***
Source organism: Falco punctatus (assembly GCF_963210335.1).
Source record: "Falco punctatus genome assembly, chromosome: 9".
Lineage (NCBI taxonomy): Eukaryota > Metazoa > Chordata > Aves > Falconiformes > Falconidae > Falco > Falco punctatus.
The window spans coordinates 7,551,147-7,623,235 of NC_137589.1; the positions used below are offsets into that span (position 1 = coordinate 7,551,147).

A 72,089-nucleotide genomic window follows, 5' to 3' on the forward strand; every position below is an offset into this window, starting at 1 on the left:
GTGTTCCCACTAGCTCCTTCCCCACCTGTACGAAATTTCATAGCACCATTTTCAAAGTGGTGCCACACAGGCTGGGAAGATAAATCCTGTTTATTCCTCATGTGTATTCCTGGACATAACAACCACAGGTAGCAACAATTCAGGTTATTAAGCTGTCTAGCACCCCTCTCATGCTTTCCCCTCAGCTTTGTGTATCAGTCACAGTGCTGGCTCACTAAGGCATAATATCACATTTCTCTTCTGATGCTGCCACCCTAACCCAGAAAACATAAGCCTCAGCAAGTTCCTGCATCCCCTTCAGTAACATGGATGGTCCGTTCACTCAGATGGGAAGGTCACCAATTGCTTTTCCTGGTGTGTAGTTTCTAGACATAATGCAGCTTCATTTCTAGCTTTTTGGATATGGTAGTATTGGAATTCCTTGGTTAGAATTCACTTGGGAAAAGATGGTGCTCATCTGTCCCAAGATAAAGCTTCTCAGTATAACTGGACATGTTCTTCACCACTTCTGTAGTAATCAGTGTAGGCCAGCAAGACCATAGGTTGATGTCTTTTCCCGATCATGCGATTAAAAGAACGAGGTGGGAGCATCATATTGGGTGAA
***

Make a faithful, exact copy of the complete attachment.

Source organism: Falco punctatus (assembly GCF_963210335.1).
Source record: "Falco punctatus genome assembly, chromosome: 9".
Lineage (NCBI taxonomy): Eukaryota > Metazoa > Chordata > Aves > Falconiformes > Falconidae > Falco > Falco punctatus.
The window spans coordinates 7,551,147-7,623,235 of NC_137589.1; the positions used below are offsets into that span (position 1 = coordinate 7,551,147).

A 72,089-nucleotide genomic window follows, 5' to 3' on the forward strand; every position below is an offset into this window, starting at 1 on the left:
GTGTTCCCACTAGCTCCTTCCCCACCTGTACGAAATTTCATAGCACCATTTTCAAAGTGGTGCCACACAGGCTGGGAAGATAAATCCTGTTTATTCCTCATGTGTATTCCTGGACATAACAACCACAGGTAGCAACAATTCAGGTTATTAAGCTGTCTAGCACCCCTCTCATGCTTTCCCCTCAGCTTTGTGTATCAGTCACAGTGCTGGCTCACTAAGGCATAATATCACATTTCTCTTCTGATGCTGCCACCCTAACCCAGAAAACATAAGCCTCAGCAAGTTCCTGCATCCCCTTCAGTAACATGGATGGTCCGTTCACTCAGATGGGAAGGTCACCAATTGCTTTTCCTGGTGTGTAGTTTCTAGACATAATGCAGCTTCATTTCTAGCTTTTTGGATATGGTAGTATTGGAATTCCTTGGTTAGAATTCACTTGGGAAAAGATGGTGCTCATCTGTCCCAAGATAAAGCTTCTCAGTATAACTGGACATGTTCTTCACCACTTCTGTAGTAATCAGTGTAGGCCAGCAAGACCATAGGTTGATGTCTTTTCCCGATCATGCGATTAAAAGAACGAGGTGGGAGCATCATATTGGGTGAA